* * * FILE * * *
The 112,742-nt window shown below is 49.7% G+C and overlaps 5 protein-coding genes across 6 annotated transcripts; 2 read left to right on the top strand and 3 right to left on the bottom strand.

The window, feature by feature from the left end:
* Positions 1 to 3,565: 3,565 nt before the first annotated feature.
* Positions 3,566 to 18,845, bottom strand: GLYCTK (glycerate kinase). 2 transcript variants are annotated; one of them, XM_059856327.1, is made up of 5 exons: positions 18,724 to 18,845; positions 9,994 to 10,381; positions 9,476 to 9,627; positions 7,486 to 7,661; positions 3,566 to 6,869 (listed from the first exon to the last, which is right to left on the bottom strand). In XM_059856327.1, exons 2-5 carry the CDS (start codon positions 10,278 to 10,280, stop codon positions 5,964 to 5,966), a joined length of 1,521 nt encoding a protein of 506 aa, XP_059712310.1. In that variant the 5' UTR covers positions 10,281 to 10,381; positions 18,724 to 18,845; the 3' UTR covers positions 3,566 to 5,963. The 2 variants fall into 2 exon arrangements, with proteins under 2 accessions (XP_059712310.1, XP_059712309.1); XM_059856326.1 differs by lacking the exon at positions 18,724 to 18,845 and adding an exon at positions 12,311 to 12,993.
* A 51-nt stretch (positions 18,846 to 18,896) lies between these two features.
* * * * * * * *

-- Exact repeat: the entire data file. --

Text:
The 112,742-nt window shown below is 49.7% G+C and overlaps 5 protein-coding genes across 6 annotated transcripts; 2 read left to right on the top strand and 3 right to left on the bottom strand.

The window, feature by feature from the left end:
* Positions 1 to 3,565: 3,565 nt before the first annotated feature.
* Positions 3,566 to 18,845, bottom strand: GLYCTK (glycerate kinase). 2 transcript variants are annotated; one of them, XM_059856327.1, is made up of 5 exons: positions 18,724 to 18,845; positions 9,994 to 10,381; positions 9,476 to 9,627; positions 7,486 to 7,661; positions 3,566 to 6,869 (listed from the first exon to the last, which is right to left on the bottom strand). In XM_059856327.1, exons 2-5 carry the CDS (start codon positions 10,278 to 10,280, stop codon positions 5,964 to 5,966), a joined length of 1,521 nt encoding a protein of 506 aa, XP_059712310.1. In that variant the 5' UTR covers positions 10,281 to 10,381; positions 18,724 to 18,845; the 3' UTR covers positions 3,566 to 5,963. The 2 variants fall into 2 exon arrangements, with proteins under 2 accessions (XP_059712310.1, XP_059712309.1); XM_059856326.1 differs by lacking the exon at positions 18,724 to 18,845 and adding an exon at positions 12,311 to 12,993.
* A 51-nt stretch (positions 18,846 to 18,896) lies between these two features.